Using the textual description of a filetype is not a reliable way of identifying particular types of file. As you've noticed the description strings change from language to language, but they can also change within the one language depending on the software the user has installed (as a made up example, a .jpg file might have the description "JPEG image" on one system, and "Adobe Photoshop Image" on another system if the user has installed software that claims the filetypes and changes the description).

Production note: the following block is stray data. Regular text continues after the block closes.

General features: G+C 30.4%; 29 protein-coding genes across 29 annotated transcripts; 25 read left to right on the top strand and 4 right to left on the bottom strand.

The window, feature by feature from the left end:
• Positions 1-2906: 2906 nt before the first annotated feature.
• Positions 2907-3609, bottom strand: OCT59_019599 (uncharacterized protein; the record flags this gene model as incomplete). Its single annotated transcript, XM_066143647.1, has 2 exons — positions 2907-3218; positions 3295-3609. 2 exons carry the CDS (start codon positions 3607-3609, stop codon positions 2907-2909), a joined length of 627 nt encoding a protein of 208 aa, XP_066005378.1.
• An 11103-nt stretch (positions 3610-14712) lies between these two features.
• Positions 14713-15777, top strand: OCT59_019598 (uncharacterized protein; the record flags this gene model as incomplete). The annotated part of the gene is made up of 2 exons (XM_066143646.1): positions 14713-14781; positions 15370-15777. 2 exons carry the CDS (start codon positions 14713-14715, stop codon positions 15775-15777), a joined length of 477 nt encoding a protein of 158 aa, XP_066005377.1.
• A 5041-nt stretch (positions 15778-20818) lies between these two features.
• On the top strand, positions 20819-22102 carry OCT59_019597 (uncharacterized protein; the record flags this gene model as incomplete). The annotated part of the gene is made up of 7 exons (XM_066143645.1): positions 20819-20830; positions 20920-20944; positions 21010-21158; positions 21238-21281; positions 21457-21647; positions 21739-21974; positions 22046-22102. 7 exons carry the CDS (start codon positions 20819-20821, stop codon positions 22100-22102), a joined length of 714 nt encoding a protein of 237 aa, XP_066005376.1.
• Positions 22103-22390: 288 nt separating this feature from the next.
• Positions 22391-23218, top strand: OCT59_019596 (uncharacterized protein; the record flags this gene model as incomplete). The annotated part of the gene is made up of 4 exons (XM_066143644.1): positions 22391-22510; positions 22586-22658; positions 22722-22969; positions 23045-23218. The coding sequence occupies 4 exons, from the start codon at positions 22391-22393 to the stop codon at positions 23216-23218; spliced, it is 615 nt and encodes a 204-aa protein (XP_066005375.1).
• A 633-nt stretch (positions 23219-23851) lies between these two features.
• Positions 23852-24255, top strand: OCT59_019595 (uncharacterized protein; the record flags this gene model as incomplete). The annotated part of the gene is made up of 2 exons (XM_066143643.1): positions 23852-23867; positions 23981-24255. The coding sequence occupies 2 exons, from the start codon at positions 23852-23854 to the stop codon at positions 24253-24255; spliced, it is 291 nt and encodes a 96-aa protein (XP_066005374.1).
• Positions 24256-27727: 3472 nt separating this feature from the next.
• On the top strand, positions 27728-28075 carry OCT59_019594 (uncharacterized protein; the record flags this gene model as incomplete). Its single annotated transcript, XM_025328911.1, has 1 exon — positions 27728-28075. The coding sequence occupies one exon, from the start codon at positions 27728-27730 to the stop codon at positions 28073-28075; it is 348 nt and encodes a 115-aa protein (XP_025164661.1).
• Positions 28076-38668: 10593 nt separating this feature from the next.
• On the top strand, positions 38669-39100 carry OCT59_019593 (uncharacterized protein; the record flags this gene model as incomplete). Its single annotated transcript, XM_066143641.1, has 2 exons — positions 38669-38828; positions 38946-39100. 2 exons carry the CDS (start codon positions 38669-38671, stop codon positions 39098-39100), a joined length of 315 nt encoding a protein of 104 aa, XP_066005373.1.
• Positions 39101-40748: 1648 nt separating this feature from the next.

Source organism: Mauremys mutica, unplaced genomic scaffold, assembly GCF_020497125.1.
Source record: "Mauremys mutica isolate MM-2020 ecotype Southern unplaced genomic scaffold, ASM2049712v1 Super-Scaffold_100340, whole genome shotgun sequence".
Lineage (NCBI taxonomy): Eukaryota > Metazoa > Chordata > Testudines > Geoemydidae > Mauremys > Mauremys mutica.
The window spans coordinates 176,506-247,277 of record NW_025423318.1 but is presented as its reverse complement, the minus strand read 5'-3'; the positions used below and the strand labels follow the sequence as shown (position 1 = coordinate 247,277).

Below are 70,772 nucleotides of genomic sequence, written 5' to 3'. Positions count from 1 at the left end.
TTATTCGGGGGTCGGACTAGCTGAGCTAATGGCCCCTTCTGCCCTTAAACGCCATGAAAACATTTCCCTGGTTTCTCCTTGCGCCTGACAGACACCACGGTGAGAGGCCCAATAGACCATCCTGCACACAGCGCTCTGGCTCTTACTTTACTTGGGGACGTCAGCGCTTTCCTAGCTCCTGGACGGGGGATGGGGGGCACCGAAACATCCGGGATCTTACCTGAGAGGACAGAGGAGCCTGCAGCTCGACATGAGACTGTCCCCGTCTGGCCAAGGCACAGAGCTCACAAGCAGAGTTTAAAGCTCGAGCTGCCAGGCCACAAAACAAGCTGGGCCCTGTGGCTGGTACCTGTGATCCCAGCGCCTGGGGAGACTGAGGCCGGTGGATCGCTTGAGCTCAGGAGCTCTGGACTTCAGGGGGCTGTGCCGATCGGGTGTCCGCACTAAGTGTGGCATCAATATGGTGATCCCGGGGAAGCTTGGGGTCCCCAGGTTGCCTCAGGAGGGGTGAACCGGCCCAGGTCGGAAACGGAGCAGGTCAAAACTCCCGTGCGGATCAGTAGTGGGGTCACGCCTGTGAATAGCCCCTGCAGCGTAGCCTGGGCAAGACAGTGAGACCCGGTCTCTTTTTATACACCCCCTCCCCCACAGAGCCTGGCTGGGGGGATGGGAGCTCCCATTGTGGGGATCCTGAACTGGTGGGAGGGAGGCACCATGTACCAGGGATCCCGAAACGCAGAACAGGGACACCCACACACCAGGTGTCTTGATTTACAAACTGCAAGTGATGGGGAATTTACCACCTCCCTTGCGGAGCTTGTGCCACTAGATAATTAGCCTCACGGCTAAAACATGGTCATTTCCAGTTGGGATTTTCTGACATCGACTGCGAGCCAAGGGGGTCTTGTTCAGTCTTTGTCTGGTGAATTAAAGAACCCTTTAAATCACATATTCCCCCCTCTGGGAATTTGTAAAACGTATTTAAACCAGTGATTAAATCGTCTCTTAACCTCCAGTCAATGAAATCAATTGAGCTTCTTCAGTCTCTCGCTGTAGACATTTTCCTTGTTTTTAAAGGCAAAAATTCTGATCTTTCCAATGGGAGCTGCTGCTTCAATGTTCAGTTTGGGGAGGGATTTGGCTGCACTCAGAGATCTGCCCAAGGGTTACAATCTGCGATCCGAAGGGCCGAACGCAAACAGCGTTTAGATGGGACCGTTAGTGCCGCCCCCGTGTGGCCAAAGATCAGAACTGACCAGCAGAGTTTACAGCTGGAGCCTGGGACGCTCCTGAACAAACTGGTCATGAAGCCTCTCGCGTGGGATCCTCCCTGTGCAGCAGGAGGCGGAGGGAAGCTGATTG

Instead, your best way of identifying the filetype is to look at the file's extension (
.jpg in our example). What you do with it then is up to you and depends on your application. You might just have a hard-coded list of extensions that you work with, or to be more generic you could look in the registry for the filetype's "perceived type":
To see if that value is set to "image", "audio", etc.